• Women Are Wiser: Mrs. Croft is noted as having more business sense than her husband. During the carriage-ride with them, Anne observes how Mrs. Croft frequently takes hold of the reins herself to help the Admiral and speculates that this is a good reflection of how they manage their affairs in general.

Louisa Musgrove

Mary's sister-in-law. Louisa is confident and lively and becomes quite attached to Wentworth, who declares himself wanting to marry a confident, resolute, lively woman with a strong mind and sweetness of manner.

  • Elegant Classical Musician: Louisa Musgrove plays the piano, the harp and sings. She is pretty and amiable enough, and as an unmarried young lady, she obviously likes showing off her musical accomplishments. It's hinted that her parents tend to gush about it a lot.
  • Falling into His Arms: Invoking this becomes one of her favorite things to do: jumping off of steps so that Wentworth will catch her. When she tries it from the Cobb at Lyme, she runs up to a very high spot, ignoring his protests. He's unable to catch her and she sustains a severe head injury that leaves her unconscious for at least a day, she nearly dies and though she recovers, she's not as healthy and well as she used to be.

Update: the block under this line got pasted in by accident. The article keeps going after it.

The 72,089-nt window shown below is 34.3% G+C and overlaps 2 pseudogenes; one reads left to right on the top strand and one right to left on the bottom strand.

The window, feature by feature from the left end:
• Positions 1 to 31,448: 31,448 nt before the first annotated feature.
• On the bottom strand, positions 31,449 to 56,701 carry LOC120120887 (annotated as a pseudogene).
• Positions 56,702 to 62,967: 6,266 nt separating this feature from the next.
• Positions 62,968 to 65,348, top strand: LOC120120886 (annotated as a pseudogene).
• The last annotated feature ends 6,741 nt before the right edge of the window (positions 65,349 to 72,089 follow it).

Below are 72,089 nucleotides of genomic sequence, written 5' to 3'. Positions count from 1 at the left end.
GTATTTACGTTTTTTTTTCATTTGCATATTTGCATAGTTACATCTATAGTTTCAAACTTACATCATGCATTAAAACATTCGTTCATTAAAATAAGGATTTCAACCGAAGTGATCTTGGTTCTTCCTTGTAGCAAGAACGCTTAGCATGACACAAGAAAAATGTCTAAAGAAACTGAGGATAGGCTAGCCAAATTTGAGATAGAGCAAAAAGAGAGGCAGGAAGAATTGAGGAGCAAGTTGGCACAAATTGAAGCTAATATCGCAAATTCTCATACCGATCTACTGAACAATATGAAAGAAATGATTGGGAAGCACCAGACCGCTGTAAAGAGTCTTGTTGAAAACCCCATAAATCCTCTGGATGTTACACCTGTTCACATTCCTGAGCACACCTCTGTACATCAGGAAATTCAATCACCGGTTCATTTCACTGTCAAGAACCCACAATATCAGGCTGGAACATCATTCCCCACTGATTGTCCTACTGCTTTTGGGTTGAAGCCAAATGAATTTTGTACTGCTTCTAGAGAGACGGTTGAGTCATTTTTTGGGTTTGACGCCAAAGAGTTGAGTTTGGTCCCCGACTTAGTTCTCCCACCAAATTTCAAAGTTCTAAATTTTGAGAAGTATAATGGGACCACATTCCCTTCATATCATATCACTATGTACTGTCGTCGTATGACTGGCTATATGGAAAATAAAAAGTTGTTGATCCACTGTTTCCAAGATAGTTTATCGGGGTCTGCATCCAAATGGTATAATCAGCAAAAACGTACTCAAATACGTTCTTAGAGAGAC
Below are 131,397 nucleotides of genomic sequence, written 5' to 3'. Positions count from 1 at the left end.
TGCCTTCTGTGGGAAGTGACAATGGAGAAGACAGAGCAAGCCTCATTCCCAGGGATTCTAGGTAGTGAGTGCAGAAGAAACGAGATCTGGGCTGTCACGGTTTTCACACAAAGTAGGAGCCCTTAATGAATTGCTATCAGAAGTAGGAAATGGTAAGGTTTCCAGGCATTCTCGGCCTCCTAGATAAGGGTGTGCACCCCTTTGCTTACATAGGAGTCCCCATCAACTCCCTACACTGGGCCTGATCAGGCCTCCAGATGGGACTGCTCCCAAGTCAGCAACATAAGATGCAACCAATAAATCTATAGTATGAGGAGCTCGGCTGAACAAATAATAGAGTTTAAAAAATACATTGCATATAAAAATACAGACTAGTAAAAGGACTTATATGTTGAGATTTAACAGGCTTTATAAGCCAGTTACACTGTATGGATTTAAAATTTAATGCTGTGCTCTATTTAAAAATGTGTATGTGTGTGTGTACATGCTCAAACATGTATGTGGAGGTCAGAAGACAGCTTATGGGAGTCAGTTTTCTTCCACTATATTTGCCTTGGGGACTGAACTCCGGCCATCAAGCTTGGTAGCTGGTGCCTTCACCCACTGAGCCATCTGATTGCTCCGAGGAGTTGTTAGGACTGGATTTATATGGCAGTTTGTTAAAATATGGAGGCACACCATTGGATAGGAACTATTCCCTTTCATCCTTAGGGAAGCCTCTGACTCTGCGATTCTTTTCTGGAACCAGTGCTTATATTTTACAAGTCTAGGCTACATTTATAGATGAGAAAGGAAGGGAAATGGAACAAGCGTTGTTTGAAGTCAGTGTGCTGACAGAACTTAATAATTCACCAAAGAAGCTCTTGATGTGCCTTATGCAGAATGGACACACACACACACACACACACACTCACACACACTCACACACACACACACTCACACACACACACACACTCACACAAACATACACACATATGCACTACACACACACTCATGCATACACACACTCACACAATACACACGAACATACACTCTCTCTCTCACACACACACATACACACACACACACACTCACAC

• The Glorious War of Sisterly Rivalry: Competes with her less-confident sister Henrietta for Wentworth's attention, though Louisa soon takes the lead.
  • Harp of Femininity: Plays the harp. In one scene, the Musgrove sisters' harp is especially delivered to a dinner party at her brother's so she could play the harp.
  • Heroic BSoD: After her near death from a fall, she's reported to have become very skittish and severe.
  • Second Love: She's a potential second love interest for Captain Wentworth who previously loved Anne (and as it turns out, never stopped loving her), but Louisa ends up marrying Captain Benwick. She's his second love as well. He was engaged to Fanny Harville who died while he was at sea.